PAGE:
Ethereum drastically reduces its energy use with ‘Merge’ software upgrade
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The Ethereum blockchain network has completed its long-awaited "landmark" software upgrade, which is expected to ensure the system uses 99.95 per cent less energy, according to the Ethereum Foundation.
The Ethereum 'Merge' software upgrade has gone live, paving the way for more energy-efficient blockchain networks.
The upgrade, which changes how transactions occur and how ether tokens are created, could give Ethereum - crypto’s most important commercial highway - a major advantage as it seeks to surpass rival blockchain Bitcoin.
Under the change, Ethereum will move from a 'proof of work' system, in which energy-hungry computers validate transactions by solving complex maths problems, to a 'proof of stake' system, where individuals and companies act as validators using the network’s native token Ether as collateral to win newly created tokens.
The completion of the upgrade was announced by Ethereum inventor and co-founder Vitalik Buterin on Twitter on Thursday.
Ethereum is home to about 3,500 active decentralised apps, ranging from exchanges to games and handling billions of dollars worth of crypto. Like most other blockchains, the network required large amounts of energy to perform transactions, something that has been severely criticised by environmentalist campaigners.
The Merge, which has been planned for years, is not expected to change the end-user experience on Ethereum, but has been anticipated to become a key stepping stone to more upgrades that will make the network faster and cheaper and should further increase its stature and usage.
“This is the first step in Ethereum’s big journey toward being a very mature system,” Buterin said. “And there are steps left to go. We still have to scale, we have to fix privacy. To me, the Merge symbolises the difference between an early-stage Ethereum and the Ethereum we’ve always wanted.”
Before the software upgrade, a single transaction on Ethereum used as much power as an average US household uses in a week, according to researcher Digiconomist.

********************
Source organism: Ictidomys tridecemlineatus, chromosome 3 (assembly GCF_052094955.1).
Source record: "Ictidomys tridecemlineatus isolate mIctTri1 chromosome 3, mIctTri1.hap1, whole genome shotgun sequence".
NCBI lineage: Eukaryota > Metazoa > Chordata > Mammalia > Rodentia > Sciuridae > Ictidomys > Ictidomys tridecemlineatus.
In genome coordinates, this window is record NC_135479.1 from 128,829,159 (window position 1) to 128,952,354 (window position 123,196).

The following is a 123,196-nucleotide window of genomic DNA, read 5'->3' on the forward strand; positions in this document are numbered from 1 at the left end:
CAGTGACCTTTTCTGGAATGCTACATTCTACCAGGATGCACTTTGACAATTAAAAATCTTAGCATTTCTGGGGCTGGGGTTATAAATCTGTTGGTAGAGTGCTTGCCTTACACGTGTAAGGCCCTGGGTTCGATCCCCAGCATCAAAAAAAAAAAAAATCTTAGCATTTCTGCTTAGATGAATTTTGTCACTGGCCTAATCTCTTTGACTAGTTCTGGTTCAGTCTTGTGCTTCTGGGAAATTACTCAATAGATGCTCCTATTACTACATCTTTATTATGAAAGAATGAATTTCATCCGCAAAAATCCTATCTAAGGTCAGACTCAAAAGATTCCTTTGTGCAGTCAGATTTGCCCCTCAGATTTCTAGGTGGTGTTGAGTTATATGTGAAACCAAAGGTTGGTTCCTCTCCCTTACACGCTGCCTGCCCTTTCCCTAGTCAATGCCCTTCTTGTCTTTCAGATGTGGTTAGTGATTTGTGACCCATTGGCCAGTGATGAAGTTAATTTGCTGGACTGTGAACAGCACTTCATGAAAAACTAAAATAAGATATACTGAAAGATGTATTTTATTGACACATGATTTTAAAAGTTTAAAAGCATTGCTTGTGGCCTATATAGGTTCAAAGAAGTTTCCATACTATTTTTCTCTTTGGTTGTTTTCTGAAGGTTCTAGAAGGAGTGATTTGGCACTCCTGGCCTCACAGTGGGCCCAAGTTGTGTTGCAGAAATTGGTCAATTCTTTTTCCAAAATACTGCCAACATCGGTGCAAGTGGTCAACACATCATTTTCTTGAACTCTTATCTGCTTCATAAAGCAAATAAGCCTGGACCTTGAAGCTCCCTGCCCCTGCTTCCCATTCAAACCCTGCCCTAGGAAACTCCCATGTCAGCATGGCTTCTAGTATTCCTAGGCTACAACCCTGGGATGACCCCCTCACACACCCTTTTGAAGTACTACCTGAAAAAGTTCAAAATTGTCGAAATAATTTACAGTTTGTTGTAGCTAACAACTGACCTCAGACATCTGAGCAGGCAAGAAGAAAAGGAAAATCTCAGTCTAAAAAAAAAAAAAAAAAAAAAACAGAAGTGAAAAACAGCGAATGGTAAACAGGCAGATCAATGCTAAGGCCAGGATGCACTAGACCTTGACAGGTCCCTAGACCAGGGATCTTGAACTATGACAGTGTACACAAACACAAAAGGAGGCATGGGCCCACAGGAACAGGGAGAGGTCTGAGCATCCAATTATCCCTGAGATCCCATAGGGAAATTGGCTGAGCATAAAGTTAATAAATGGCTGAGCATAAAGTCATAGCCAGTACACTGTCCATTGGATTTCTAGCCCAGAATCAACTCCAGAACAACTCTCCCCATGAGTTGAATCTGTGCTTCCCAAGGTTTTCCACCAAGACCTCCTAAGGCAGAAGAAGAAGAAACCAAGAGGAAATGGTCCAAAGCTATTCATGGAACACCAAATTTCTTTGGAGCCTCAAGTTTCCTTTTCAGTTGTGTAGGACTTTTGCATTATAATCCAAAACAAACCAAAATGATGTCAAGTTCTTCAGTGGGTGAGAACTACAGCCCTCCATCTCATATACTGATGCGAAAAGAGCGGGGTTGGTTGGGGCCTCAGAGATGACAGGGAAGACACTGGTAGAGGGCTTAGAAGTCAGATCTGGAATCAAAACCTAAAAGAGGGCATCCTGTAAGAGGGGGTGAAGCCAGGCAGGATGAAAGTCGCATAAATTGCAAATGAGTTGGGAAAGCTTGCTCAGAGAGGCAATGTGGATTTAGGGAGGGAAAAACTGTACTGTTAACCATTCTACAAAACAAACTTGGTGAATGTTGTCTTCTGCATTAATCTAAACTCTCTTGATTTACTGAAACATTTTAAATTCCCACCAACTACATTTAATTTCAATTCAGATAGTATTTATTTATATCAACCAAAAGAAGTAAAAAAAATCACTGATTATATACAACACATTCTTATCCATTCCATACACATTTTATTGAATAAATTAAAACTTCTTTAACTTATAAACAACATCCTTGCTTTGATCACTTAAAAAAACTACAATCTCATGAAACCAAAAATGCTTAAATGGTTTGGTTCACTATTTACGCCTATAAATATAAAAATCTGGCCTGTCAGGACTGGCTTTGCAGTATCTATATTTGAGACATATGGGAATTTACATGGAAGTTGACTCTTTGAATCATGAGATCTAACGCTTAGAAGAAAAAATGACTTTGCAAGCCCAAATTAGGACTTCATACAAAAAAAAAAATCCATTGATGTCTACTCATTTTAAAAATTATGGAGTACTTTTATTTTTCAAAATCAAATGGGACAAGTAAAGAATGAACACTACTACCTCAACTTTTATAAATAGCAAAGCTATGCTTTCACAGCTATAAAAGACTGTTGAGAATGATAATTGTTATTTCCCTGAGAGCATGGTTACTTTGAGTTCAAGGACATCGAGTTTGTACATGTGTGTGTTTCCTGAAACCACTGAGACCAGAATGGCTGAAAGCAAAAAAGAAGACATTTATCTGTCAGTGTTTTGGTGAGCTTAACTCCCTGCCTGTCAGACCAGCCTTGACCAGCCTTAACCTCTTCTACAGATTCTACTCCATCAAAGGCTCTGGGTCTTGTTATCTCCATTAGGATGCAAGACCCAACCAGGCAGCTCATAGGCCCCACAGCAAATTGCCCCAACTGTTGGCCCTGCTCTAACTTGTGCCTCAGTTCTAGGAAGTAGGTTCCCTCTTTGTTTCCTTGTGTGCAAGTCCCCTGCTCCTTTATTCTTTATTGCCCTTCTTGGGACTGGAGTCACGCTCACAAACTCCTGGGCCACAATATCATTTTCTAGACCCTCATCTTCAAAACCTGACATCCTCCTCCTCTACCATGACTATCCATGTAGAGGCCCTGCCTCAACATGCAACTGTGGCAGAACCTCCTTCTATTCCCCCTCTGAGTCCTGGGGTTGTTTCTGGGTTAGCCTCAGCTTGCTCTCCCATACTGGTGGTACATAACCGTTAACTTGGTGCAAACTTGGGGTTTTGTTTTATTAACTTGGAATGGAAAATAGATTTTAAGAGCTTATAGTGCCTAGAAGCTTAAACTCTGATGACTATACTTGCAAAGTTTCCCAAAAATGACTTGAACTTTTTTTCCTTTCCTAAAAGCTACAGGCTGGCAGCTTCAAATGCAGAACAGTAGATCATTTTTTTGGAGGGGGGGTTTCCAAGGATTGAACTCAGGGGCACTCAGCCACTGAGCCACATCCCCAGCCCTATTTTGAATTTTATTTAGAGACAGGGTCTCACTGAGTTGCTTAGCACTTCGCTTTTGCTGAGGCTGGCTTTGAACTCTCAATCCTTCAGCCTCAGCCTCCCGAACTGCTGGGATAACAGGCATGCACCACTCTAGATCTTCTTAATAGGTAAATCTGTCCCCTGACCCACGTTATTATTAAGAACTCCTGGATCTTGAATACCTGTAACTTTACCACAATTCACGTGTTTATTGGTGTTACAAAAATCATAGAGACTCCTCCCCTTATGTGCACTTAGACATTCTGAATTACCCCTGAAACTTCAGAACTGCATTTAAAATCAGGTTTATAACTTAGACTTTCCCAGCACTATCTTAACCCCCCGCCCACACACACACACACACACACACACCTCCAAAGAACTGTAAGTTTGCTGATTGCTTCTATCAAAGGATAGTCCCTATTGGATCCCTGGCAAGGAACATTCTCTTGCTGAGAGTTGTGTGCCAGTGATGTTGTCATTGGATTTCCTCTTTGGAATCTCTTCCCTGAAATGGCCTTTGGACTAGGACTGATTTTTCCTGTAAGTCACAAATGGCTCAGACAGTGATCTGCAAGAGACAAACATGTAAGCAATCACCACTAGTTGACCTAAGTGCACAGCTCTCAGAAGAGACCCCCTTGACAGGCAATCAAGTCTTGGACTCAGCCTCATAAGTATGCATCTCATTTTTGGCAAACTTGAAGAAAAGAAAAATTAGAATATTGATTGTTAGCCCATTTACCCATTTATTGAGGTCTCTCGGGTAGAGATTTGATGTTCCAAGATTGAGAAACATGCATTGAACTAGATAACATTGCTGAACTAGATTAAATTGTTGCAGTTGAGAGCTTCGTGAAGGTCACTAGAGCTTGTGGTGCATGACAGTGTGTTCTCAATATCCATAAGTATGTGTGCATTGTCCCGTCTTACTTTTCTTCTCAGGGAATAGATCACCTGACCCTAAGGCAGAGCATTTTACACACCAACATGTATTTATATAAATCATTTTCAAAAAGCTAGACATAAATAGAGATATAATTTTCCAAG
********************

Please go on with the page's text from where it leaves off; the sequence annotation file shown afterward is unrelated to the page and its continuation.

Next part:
"We believe this is a significant moment that will lead to ETH outperforming the broader crypto market for some time," said Richard Usher, head of over-the-counter trading at London-based crypto firm BCB Group.
Ethereum was born in 2013. According to proponents, the blockchain could form the backbone of much of the widely hyped but still unrealised 'Web3' vision of an internet where crypto technology takes centre stage in applications and commerce.
Ethereum powers platforms involving crypto offshoots such as decentralised finance and non-fungible tokens and has been used in so-called 'smart contracts' - blockchain-based covenants seen as having use in traditional finance and other industries.
The software upgrade was called the Merge because the existing Ethereum blockchain will combine with a parallel network that has been running for almost two years to test the proof-of-stake concept. Overall, the upgrade has been in consideration for over seven years.
“This is a far-reaching overhaul of the most commercially important blockchain in the digital asset ecosystem and is probably the most important landmark event in crypto history since the launch of Bitcoin," said Nigel Green, CEO of financial advisory, asset management and fintech organisation deVere Group.
“This is a momentous day for crypto”, he added.
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